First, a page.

The Walking Dead: Josh McDermitt says Eugene is still 'firmly Negan'
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Talk about breaking bad. Eugene had a hard time redeeming himself with the group on The Walking Dead after his Human Genome Project lie was revealed. But he did. Which is what made his recent turn to the dark side so painful to watch.
Of course, it also led to some great work from the man who plays him, Josh McDermitt. McDermitt’s sudden switch of allegiance to Negan gave the actor some meaty material in season 7, and he more than delivered the goods. We spoke to McDermitt to get his take on Eugene’s traitorous decision as well as what to expect when season 8 premieres Oct. 22.
ENTERTAINMENT WEEKLY: So first off, how many times are we going to see Eugene cry this season?
JOSH McDERMITT: Not enough. But I think I’m good with never crying again in my life. Norman had a season when he was in tears all the time and he was like, “Man, this sucks.” Because you kind of have to live in that headspace. You see everyone else on set able to go from laughing and joking and having a good time to switch on the badassery that their character embodies, but then I can’t joke around then because I have to stay in this melancholy mood.
It’s like I’m listening to like Smashing Pumpkins and the Cranberries and just all these songs from the ’90s and my angsty youth. And that’s kind of where I am now in my head, and I’m like, “This sucks! Man, Norman you’re right!” Meanwhile, he’s over there dancing a jig going, “I don’t have to cry, I feel great!”
But you at least got to do some meaty stuff last year.
I think we have like 112 cast members now that appear as regulars. I think we’re trying to beat Game of Thrones in that sense. And a lot of times when you have that much cast, people can get lost in the shuffle. But with this show, they still allow you to do what you need to do and they still tell your story very well, and that’s a testament to Scott Gimple and Angela Kang and all our writers, who have constructed some amazing story arcs.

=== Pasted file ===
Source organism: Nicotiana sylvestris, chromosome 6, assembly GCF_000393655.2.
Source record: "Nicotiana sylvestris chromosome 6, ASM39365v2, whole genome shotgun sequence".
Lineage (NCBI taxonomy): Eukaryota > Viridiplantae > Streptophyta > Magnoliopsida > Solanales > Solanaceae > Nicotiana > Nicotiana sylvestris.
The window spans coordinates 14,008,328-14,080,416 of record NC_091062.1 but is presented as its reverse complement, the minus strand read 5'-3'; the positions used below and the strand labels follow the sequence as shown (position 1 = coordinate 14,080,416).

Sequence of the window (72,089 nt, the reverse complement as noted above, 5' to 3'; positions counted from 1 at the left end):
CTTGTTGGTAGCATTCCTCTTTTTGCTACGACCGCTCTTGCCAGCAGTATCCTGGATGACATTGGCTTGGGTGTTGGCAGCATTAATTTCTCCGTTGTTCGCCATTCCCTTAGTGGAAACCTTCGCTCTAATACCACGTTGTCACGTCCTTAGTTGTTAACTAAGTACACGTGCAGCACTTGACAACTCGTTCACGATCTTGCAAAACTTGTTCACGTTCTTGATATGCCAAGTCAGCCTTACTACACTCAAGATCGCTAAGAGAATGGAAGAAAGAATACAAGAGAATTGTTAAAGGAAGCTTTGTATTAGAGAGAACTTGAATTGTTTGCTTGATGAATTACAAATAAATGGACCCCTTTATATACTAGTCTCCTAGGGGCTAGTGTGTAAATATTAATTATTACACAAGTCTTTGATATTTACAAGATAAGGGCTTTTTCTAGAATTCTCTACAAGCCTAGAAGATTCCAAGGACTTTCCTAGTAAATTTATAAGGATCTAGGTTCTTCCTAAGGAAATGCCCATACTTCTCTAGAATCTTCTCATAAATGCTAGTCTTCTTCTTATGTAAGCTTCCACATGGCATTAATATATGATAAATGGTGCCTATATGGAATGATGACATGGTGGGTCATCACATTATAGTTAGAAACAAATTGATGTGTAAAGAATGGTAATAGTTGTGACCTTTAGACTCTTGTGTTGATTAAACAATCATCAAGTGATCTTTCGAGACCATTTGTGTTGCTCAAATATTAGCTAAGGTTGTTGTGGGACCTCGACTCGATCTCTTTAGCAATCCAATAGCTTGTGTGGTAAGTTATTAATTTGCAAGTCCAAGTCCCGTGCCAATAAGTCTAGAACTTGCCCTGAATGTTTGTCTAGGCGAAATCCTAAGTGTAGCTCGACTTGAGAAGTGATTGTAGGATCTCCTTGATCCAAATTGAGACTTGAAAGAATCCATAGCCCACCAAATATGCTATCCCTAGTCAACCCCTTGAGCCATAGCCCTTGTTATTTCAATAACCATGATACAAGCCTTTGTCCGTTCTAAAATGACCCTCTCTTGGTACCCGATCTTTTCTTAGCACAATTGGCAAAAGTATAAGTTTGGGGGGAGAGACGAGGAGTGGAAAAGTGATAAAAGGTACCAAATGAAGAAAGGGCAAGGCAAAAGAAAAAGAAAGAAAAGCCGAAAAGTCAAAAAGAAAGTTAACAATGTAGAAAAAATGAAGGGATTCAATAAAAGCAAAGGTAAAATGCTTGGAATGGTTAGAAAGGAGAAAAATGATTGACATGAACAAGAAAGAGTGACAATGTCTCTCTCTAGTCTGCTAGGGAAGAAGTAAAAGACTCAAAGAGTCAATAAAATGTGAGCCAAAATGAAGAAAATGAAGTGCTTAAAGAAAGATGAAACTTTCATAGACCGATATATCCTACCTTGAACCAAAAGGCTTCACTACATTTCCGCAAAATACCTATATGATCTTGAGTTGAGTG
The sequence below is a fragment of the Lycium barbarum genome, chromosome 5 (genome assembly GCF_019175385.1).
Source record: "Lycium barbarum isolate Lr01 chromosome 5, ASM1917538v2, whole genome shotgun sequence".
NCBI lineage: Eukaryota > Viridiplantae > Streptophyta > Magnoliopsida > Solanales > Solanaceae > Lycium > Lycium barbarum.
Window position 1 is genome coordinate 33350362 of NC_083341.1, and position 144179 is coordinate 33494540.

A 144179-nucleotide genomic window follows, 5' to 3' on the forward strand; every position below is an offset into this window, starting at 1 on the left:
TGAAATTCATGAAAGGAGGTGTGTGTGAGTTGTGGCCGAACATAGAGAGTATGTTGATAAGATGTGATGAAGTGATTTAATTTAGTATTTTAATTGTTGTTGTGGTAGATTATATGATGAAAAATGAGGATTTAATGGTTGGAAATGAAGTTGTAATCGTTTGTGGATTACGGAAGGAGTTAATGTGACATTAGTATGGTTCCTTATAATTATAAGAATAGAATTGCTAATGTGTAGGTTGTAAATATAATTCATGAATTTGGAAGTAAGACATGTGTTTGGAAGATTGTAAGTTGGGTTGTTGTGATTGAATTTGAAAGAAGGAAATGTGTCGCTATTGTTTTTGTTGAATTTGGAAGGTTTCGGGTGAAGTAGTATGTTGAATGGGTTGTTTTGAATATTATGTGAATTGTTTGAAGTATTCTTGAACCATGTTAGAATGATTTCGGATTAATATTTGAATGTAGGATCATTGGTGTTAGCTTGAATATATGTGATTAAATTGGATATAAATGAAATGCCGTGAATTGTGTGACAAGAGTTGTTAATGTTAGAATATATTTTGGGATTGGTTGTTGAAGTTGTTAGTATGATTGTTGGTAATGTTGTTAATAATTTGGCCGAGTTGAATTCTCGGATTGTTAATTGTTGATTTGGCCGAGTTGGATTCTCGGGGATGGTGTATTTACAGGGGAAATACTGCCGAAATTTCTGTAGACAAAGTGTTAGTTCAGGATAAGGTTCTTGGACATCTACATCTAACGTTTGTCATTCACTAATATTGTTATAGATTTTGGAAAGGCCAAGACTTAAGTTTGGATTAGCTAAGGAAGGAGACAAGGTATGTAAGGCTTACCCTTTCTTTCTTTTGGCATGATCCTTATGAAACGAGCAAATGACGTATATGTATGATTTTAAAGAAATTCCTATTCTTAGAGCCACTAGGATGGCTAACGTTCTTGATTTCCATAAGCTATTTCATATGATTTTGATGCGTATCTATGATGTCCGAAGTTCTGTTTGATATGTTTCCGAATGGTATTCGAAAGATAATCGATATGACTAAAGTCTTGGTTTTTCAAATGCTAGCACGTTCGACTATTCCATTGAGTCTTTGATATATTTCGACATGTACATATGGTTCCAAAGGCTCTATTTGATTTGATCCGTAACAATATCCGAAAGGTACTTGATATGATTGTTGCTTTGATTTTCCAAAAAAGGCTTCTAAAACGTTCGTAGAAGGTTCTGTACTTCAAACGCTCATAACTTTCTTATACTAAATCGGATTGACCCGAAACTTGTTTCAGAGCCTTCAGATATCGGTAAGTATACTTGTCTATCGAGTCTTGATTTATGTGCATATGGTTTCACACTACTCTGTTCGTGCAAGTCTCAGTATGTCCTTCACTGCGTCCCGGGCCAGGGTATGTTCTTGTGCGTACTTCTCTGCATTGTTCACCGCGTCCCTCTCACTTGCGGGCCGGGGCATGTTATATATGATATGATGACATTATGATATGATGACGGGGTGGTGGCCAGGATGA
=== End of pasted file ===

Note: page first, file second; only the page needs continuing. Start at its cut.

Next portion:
You’ve been on The Walking Dead for a while now, but you’ve got this entirely new group you’re filming with in terms of Jeffrey Dean Morgan and Austin Amelio and Steven Ogg and new folks like that.
Yeah, it’s really hard because they’re great guys and everybody in the Sanctuary is awesome, but I also don’t know them as well as I know Andy Lincoln and Christian Serratos and people like that who I’ve been on the show with for several seasons. Andy and I go golfing all the time. I beat him at golf a lot. I win a lot of money off of him, and then all of a sudden, I’m not able to pay my rent anymore because I can’t golf with Andy because we’re on different shooting schedules.
Furthermore, that’s essentially what’s happening to Eugene in the story too, you know, and sometimes I think, while maybe not on purpose, the writers have written things for the actors to use — because we’re so tight-knit, and then all of a sudden we’re not working together. Eugene got ripped from his friends and his family from that community into a place he doesn’t recognize, and being around people he doesn’t know, and that’s exactly what has happened to me. So instead of fighting that, I can use that for the character.
We saw what Eugene did last season, and it’s one thing to get seduced by power as he did, but now that he’s watched war break out against his friends and he sees the casualties starting with Sasha in the season finale, how is he going to handle that?
It’s definitely hard on him. He’s trying to survive. He’s trying to do the right thing, and it is hard to see people like Sasha dying. It’s hard to see Abraham die and Glenn die and that sort of thing, but I think he also knows that if he steps up to Negan, he’s going to die too, and that’s what he doesn’t want to happen. So it remains to be seen what his game plan is, if he even has one, but he’s definitely trying to stay alive so that he can implement said game plan if there is one.
He’s not Daryl, you know? There’s a reason Eugene didn’t end up naked in the prison cell, and it has nothing to do with my beautiful body not wanting to be seen on television. It has everything to do with the fact that that’s who Daryl is, and Eugene’s going to take a different approach. So it’s very hard on him to see his friends die. I think he just wants to ensure that he continues living and survival of the fittest, I guess.
Is he still firmly Negan?
He’s firmly Negan. He either chooses Alexandria or he chooses Negan, and he’s decided to go with Negan. I don’t think that there is a [sense of] “Well I’m going to be Negan and then I’m going to be subversive and work against him” or any of that because, again, Eugene’s all about his own survival. So as long as he’s living in the Sanctuary, he’s Team Negan.
How does Eugene fit in socially over there, because I have a hard time picturing him and a character like Simon throwing down beers together?
Yeah, it’s a very aggressive culture over the in the Sanctuary. He’s starting to change his appearance. Maybe he’s going to start wearing Tapout shirts and Oakleys and get sleeve tattoos. Yeah, it’s definitely funny to see someone like Eugene in a culture like that because he doesn’t fit and so there’s always this kind of sore thumb sticking out, and any interactions with anybody in this world is ripe for comedy. Even though they’re not written that way, I think you can still find some humor in them.
For more Walking Dead intel, follow Dalton on Twitter @DaltonRoss.
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AMC's zombie thriller, based on the classic comic book serial created by Robert Kirkman.